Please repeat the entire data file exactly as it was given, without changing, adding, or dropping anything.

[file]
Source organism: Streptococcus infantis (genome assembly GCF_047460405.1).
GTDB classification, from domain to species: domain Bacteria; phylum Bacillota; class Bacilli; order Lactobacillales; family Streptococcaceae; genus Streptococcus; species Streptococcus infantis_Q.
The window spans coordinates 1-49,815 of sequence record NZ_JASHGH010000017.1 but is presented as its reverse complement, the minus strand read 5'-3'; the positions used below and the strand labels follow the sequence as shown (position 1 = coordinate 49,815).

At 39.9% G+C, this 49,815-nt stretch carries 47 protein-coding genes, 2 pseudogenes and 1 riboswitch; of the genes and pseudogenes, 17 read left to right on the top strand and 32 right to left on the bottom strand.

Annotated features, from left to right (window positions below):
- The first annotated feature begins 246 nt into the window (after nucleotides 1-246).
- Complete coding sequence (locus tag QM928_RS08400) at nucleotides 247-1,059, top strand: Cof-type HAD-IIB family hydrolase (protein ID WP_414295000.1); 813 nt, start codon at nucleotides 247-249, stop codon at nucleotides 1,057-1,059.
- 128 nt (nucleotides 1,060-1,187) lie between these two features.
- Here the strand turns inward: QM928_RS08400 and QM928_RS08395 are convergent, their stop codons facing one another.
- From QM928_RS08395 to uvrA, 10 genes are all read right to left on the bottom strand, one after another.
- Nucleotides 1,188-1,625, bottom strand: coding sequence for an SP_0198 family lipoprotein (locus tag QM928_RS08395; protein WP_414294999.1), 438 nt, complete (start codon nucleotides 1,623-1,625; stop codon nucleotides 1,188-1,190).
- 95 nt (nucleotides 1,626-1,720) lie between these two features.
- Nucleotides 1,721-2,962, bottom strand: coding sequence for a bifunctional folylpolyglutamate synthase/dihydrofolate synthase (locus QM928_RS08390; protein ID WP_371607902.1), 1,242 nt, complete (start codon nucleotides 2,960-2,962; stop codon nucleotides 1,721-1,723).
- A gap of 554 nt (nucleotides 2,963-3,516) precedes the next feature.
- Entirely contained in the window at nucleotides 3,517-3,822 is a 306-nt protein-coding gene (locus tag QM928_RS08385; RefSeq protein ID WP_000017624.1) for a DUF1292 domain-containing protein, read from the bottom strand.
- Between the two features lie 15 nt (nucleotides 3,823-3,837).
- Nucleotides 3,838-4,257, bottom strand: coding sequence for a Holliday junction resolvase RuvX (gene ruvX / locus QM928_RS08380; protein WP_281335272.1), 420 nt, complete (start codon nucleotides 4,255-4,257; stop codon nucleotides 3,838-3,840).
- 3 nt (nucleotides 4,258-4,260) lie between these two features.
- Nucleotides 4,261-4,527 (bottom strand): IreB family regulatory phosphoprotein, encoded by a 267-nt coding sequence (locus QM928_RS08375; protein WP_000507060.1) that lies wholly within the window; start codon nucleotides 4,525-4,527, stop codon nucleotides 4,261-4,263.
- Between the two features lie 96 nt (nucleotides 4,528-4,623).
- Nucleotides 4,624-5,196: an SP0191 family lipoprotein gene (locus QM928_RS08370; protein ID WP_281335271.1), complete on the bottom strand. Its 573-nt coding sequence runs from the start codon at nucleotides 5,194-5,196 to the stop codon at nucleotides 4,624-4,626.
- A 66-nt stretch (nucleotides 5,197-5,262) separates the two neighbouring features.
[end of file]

Source organism: Streptococcus infantis (genome assembly GCF_047460405.1).
GTDB classification, from domain to species: domain Bacteria; phylum Bacillota; class Bacilli; order Lactobacillales; family Streptococcaceae; genus Streptococcus; species Streptococcus infantis_Q.
The window spans coordinates 1-49,815 of sequence record NZ_JASHGH010000017.1 but is presented as its reverse complement, the minus strand read 5'-3'; the positions used below and the strand labels follow the sequence as shown (position 1 = coordinate 49,815).

At 39.9% G+C, this 49,815-nt stretch carries 47 protein-coding genes, 2 pseudogenes and 1 riboswitch; of the genes and pseudogenes, 17 read left to right on the top strand and 32 right to left on the bottom strand.

Annotated features, from left to right (window positions below):
- The first annotated feature begins 246 nt into the window (after nucleotides 1-246).
- Complete coding sequence (locus tag QM928_RS08400) at nucleotides 247-1,059, top strand: Cof-type HAD-IIB family hydrolase (protein ID WP_414295000.1); 813 nt, start codon at nucleotides 247-249, stop codon at nucleotides 1,057-1,059.
- 128 nt (nucleotides 1,060-1,187) lie between these two features.
- Here the strand turns inward: QM928_RS08400 and QM928_RS08395 are convergent, their stop codons facing one another.
- From QM928_RS08395 to uvrA, 10 genes are all read right to left on the bottom strand, one after another.
- Nucleotides 1,188-1,625, bottom strand: coding sequence for an SP_0198 family lipoprotein (locus tag QM928_RS08395; protein WP_414294999.1), 438 nt, complete (start codon nucleotides 1,623-1,625; stop codon nucleotides 1,188-1,190).
- 95 nt (nucleotides 1,626-1,720) lie between these two features.
- Nucleotides 1,721-2,962, bottom strand: coding sequence for a bifunctional folylpolyglutamate synthase/dihydrofolate synthase (locus QM928_RS08390; protein ID WP_371607902.1), 1,242 nt, complete (start codon nucleotides 2,960-2,962; stop codon nucleotides 1,721-1,723).
- A gap of 554 nt (nucleotides 2,963-3,516) precedes the next feature.
- Entirely contained in the window at nucleotides 3,517-3,822 is a 306-nt protein-coding gene (locus tag QM928_RS08385; RefSeq protein ID WP_000017624.1) for a DUF1292 domain-containing protein, read from the bottom strand.
- Between the two features lie 15 nt (nucleotides 3,823-3,837).
- Nucleotides 3,838-4,257, bottom strand: coding sequence for a Holliday junction resolvase RuvX (gene ruvX / locus QM928_RS08380; protein WP_281335272.1), 420 nt, complete (start codon nucleotides 4,255-4,257; stop codon nucleotides 3,838-3,840).
- 3 nt (nucleotides 4,258-4,260) lie between these two features.
- Nucleotides 4,261-4,527 (bottom strand): IreB family regulatory phosphoprotein, encoded by a 267-nt coding sequence (locus QM928_RS08375; protein WP_000507060.1) that lies wholly within the window; start codon nucleotides 4,525-4,527, stop codon nucleotides 4,261-4,263.
- Between the two features lie 96 nt (nucleotides 4,528-4,623).
- Nucleotides 4,624-5,196: an SP0191 family lipoprotein gene (locus QM928_RS08370; protein ID WP_281335271.1), complete on the bottom strand. Its 573-nt coding sequence runs from the start codon at nucleotides 5,194-5,196 to the stop codon at nucleotides 4,624-4,626.
- A 66-nt stretch (nucleotides 5,197-5,262) separates the two neighbouring features.